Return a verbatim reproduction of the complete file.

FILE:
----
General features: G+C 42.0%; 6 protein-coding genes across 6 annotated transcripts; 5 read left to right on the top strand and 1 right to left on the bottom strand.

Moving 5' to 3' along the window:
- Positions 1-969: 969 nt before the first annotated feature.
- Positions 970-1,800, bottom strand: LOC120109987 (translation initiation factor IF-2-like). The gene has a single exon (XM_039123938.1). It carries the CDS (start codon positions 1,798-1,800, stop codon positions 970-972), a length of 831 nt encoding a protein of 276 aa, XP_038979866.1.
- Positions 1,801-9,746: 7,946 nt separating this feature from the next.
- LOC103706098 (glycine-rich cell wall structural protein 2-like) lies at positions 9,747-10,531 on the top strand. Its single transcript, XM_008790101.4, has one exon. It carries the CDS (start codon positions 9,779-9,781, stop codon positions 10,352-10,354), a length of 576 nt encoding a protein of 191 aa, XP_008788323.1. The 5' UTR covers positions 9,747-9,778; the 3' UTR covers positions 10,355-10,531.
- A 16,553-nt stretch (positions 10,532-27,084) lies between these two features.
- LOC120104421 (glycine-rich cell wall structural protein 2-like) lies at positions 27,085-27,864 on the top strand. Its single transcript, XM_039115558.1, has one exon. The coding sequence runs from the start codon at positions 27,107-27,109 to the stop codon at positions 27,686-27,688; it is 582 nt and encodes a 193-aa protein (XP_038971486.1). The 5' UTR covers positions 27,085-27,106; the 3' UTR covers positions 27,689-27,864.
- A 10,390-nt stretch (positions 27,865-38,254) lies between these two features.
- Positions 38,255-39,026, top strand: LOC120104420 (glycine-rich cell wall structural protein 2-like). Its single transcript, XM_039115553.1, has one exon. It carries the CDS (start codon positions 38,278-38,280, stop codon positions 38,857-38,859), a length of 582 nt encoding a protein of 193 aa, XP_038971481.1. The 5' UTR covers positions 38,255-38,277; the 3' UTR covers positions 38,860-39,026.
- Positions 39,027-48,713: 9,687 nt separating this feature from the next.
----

General features: G+C 42.0%; 6 protein-coding genes across 6 annotated transcripts; 5 read left to right on the top strand and 1 right to left on the bottom strand.

Moving 5' to 3' along the window:
- Positions 1-969: 969 nt before the first annotated feature.
- Positions 970-1,800, bottom strand: LOC120109987 (translation initiation factor IF-2-like). The gene has a single exon (XM_039123938.1). It carries the CDS (start codon positions 1,798-1,800, stop codon positions 970-972), a length of 831 nt encoding a protein of 276 aa, XP_038979866.1.
- Positions 1,801-9,746: 7,946 nt separating this feature from the next.
- LOC103706098 (glycine-rich cell wall structural protein 2-like) lies at positions 9,747-10,531 on the top strand. Its single transcript, XM_008790101.4, has one exon. It carries the CDS (start codon positions 9,779-9,781, stop codon positions 10,352-10,354), a length of 576 nt encoding a protein of 191 aa, XP_008788323.1. The 5' UTR covers positions 9,747-9,778; the 3' UTR covers positions 10,355-10,531.
- A 16,553-nt stretch (positions 10,532-27,084) lies between these two features.
- LOC120104421 (glycine-rich cell wall structural protein 2-like) lies at positions 27,085-27,864 on the top strand. Its single transcript, XM_039115558.1, has one exon. The coding sequence runs from the start codon at positions 27,107-27,109 to the stop codon at positions 27,686-27,688; it is 582 nt and encodes a 193-aa protein (XP_038971486.1). The 5' UTR covers positions 27,085-27,106; the 3' UTR covers positions 27,689-27,864.
- A 10,390-nt stretch (positions 27,865-38,254) lies between these two features.
- Positions 38,255-39,026, top strand: LOC120104420 (glycine-rich cell wall structural protein 2-like). Its single transcript, XM_039115553.1, has one exon. It carries the CDS (start codon positions 38,278-38,280, stop codon positions 38,857-38,859), a length of 582 nt encoding a protein of 193 aa, XP_038971481.1. The 5' UTR covers positions 38,255-38,277; the 3' UTR covers positions 38,860-39,026.
- Positions 39,027-48,713: 9,687 nt separating this feature from the next.